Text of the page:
Since feuding broke out in the Gulf last May, with Saudi Arabia, the UAE and Bahrain on one side of the quarrel and Qatar on the other, the protagonists have been trying to persuade the rest of the world to take their quarrel seriously.
They haven’t had much success in doing so, though. Whatever substance the dispute may have had in the beginning, it has long since been eclipsed by an entertaining (if juvenile) propaganda war. We have seen all sorts of antics on the internet — hacking, fake news, stolen emails and Twitter bots — plus the use of thinly-disguised front organisations.
These games now appear to have spread to the much-acclaimed Louvre museum which opened in Abu Dhabi two months ago.
In the children’s section there’s a map of historical trade routes in the southern Gulf. The map shows Bahrain and the UAE, along with neighbouring parts of Oman and Saudi Arabia, but the peninsula that forms the state of Qatar has been completely obliterated by blue sea.
This is reminiscent of the way the Soviet Union, long before Photoshop, used to make political figures disappear from photographs when they fell out of favour.
Although a map that includes Qatar is apparentely considered unsuitable viewing for children, grown-ups can still obtain Qatari riyals at the money exchange in Abu Dhabi airport, as Simon Henderson of the Washington Institute points out in an article about recent developments in the Gulf dispute.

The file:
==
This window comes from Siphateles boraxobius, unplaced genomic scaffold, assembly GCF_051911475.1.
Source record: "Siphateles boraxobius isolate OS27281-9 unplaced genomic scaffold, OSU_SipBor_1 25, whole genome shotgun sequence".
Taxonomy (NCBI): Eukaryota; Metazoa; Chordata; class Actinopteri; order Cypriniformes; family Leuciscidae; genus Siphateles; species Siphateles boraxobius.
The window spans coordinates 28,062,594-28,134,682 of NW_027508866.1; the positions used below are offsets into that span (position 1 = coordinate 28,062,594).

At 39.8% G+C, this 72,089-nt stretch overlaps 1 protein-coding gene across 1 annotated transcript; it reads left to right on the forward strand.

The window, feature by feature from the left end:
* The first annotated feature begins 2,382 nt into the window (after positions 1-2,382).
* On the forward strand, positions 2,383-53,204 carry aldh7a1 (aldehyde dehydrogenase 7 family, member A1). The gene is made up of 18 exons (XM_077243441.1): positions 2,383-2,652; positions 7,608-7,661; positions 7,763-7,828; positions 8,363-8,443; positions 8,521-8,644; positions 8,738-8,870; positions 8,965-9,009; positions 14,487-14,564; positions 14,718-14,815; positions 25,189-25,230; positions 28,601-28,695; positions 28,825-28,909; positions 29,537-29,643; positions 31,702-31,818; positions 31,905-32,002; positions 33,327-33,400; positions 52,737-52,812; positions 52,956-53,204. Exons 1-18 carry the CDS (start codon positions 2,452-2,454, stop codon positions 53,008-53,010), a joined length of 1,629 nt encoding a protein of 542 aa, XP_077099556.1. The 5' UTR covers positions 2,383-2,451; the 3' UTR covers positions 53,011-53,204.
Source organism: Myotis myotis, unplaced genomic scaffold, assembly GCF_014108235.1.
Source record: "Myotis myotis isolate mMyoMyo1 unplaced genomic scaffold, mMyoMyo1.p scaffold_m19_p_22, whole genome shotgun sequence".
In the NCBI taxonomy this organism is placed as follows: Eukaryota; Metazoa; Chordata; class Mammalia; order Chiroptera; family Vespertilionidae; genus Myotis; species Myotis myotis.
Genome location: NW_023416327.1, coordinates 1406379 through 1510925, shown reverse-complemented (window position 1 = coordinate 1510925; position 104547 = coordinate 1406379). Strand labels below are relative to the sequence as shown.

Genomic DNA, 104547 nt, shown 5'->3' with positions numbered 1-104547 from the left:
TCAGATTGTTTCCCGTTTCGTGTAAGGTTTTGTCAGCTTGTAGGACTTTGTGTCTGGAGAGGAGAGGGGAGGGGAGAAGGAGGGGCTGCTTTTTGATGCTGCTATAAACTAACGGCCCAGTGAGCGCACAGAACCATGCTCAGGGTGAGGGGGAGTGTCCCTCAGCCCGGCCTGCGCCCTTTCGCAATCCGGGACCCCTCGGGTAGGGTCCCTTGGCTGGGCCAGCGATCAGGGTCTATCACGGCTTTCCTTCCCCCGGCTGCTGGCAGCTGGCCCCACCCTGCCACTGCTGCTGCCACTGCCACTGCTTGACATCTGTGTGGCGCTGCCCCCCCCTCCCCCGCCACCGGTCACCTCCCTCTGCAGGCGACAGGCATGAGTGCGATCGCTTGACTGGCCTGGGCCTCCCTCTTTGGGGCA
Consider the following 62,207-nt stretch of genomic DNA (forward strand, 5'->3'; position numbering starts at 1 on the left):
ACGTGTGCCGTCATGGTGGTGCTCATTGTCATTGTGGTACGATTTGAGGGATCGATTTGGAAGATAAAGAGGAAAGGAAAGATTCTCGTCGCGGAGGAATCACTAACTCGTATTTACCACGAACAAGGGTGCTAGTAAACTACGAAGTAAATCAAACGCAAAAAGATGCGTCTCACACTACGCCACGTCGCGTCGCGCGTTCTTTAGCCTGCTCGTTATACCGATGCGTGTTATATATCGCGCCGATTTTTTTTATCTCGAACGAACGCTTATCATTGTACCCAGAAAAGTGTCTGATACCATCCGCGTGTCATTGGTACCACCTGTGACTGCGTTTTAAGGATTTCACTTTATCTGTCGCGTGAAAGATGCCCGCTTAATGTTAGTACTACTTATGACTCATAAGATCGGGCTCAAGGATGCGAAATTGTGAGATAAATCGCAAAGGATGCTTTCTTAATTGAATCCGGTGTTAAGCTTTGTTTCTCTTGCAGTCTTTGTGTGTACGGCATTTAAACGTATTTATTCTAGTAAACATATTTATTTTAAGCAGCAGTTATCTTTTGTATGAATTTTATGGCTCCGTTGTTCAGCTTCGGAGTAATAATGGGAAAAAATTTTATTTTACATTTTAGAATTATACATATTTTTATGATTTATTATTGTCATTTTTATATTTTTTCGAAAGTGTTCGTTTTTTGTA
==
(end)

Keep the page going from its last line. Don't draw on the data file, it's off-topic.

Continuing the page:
Henderson goes on to suggest the obliteration of Qatar “is probably incompatible with France’s agreement to let Abu Dhabi use the Louvre’s name”.
The deal between France and Abu Dhabi caused immediate controversy when first announced in 2007. French art lovers organised a petition against it and accused the Louvre of selling its soul.
Abu Dhabi agreed to pay France hundreds of millions of dollars for use of the “Louvre” name and the loan of artworks. According to a report at the time …
[The] agreement sets the stage for the establishment of a universal museum dominated by classical western art covering “all civilisations and all eras, including the contemporary era”, while respecting the two sides’ “cultural values”.
The mention of “cultural values” raised doubts about whether nude figures or non-Muslim religious art would be allowed in Abu Dhabi, and the French newspaper Liberation joked: “Thank goodness Monet painted waterlilies”.
Some of those concerns were allayed when the museum eventually opened. There’s nudity up to a point: a Roman sculpture of a nymph showing a breast and a naked male torso (minus genitalia). On the religious front, there’s a Bellini painting of Madonna and Child, and a 16th-century Pentateuch manuscript from Yemen.
On current form, it looks as though politics may be a bigger problem than “cultural values”. In a recent — and broadly favourable — review, Girish Shahane writes that the museum’s curatorial approach is cross-cultural, using broad subjects like “The First Villages” to put work from disparate cultures in the same room.
But Shahane adds:
Of course, since the museum is an inter-governmental project funded by a conservative monarchy, there are no difficult historical questions raised at any point.
Perhaps that explains why the Qatari peninsula has been airbrushed from history.
Originally published at al-bab.com.